Nevin continued: “We want this government to succeed with their reform agenda, but delivery is the name of the game. Success will be measured in plans, which translates into impact. It means a vision and plan that fosters initiative and responsibility, weaning people of dependency and entitlement.”

The British High Commissioner said the reform movement “does not talk about irrigation schemes but implements them, along with broader agricultural reform so that Malawians do not go hungry year– on year.”

Minister of Finance, Economic Planning and Development Goodall Gondwe, who was the guest of honour at the function, said government is engaging different people in the country to make the reforms a success in which case there is also a requirement for change of attitude towards governance on the part of Malawians.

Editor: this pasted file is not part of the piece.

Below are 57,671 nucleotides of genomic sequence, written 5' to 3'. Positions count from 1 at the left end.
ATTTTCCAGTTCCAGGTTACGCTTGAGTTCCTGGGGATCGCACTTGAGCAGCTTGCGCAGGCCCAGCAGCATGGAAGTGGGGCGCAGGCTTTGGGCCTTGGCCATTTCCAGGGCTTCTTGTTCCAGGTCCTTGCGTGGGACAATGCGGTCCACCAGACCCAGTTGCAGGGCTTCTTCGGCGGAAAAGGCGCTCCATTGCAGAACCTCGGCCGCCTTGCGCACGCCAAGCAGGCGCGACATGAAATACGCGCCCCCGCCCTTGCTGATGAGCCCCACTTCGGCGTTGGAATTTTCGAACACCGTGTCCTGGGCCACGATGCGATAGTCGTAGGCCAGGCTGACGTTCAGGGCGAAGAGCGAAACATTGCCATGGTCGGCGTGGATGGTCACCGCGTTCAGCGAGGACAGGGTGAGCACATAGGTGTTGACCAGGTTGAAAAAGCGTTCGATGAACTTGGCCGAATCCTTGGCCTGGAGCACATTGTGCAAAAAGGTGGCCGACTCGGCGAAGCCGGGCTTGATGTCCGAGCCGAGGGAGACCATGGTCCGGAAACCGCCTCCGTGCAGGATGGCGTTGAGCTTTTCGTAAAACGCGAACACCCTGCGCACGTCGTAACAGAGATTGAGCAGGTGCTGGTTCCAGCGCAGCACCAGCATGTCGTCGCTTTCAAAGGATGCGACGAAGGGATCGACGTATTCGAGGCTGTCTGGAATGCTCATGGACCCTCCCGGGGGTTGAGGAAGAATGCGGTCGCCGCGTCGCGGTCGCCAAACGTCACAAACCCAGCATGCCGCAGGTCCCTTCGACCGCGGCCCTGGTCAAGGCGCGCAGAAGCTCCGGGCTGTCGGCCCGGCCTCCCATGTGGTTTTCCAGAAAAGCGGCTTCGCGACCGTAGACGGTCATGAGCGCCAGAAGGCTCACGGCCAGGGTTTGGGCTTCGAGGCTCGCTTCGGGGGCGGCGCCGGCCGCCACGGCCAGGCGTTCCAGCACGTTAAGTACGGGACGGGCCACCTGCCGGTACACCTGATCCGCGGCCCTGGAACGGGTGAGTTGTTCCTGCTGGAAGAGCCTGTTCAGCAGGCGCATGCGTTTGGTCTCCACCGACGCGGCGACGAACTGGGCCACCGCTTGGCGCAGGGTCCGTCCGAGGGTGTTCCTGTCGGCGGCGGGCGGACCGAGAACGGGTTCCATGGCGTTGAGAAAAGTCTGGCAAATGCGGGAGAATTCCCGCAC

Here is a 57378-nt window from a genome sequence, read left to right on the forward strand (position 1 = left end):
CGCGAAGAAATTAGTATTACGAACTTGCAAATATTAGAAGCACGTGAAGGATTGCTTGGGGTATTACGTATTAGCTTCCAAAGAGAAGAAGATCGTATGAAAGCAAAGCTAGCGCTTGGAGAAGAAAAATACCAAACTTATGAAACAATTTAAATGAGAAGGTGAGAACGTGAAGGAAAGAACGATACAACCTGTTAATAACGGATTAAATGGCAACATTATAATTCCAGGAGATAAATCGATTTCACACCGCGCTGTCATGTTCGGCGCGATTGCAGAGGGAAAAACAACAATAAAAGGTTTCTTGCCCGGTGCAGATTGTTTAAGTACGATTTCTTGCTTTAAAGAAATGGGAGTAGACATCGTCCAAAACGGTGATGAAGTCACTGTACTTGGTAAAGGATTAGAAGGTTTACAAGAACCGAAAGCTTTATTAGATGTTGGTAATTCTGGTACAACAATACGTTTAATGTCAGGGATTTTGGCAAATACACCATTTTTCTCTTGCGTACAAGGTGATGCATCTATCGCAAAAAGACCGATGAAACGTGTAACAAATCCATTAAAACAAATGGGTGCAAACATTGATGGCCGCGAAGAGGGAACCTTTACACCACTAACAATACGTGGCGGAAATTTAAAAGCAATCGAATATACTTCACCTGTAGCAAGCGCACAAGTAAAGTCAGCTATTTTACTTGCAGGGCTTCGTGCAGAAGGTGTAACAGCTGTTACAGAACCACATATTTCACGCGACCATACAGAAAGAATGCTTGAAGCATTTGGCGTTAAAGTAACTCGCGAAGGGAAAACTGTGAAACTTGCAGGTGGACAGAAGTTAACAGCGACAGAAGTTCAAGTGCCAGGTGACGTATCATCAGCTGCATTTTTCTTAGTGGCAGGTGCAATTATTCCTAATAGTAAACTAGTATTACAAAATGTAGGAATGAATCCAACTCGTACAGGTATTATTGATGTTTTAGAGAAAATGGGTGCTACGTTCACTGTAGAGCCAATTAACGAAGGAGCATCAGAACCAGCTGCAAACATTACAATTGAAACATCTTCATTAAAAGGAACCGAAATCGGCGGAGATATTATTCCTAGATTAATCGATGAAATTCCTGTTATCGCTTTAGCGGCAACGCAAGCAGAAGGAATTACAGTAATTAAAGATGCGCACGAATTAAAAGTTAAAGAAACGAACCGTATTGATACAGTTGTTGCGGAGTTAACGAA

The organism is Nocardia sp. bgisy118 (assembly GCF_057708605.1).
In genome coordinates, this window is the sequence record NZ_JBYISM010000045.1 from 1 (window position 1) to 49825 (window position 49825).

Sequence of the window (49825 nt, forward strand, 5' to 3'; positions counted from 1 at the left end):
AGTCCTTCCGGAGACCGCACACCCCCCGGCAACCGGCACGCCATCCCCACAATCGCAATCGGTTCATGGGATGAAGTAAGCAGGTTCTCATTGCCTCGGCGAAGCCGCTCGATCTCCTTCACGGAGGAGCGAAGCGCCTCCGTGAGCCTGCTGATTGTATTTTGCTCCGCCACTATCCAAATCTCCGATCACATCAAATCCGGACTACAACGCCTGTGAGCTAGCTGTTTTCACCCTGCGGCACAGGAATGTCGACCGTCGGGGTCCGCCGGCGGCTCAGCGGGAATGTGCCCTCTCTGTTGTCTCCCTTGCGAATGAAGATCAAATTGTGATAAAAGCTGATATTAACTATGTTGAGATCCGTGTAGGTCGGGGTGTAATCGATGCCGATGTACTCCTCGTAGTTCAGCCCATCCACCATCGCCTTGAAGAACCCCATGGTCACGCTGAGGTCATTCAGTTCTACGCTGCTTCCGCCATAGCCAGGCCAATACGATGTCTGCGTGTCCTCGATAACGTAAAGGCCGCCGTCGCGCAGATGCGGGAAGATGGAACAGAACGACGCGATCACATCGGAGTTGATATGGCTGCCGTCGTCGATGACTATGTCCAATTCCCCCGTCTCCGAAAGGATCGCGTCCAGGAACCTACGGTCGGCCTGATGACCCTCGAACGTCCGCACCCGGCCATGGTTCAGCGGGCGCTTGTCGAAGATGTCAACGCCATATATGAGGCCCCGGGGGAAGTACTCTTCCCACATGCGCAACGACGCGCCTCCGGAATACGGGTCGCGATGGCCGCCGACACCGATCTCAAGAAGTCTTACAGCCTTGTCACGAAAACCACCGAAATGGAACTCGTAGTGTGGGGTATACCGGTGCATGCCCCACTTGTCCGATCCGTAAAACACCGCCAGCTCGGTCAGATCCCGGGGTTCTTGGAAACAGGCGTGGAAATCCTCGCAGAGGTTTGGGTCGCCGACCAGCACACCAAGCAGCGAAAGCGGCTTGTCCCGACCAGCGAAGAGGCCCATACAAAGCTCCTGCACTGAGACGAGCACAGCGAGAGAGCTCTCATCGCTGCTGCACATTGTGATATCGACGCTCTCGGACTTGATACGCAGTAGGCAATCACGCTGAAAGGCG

“We might be seen to be slow with the reform process but we are committed as government but the hiccups are as a result of capacity and inadequate resources. I promise you that we will deliver,” he said.

Upon assuming power through victory in the May 20 2014 Tripartite Elections, President Peter Mutharika embarked on a Public Service Reforms Programme chaired by Vice-President Saulos Chilima to improve service delivery and productivity in the public sector, among other goals.

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22 thoughts on “Britain wants Malawi to deliver on reform agenda”

  1. Joe wa Kalunji says: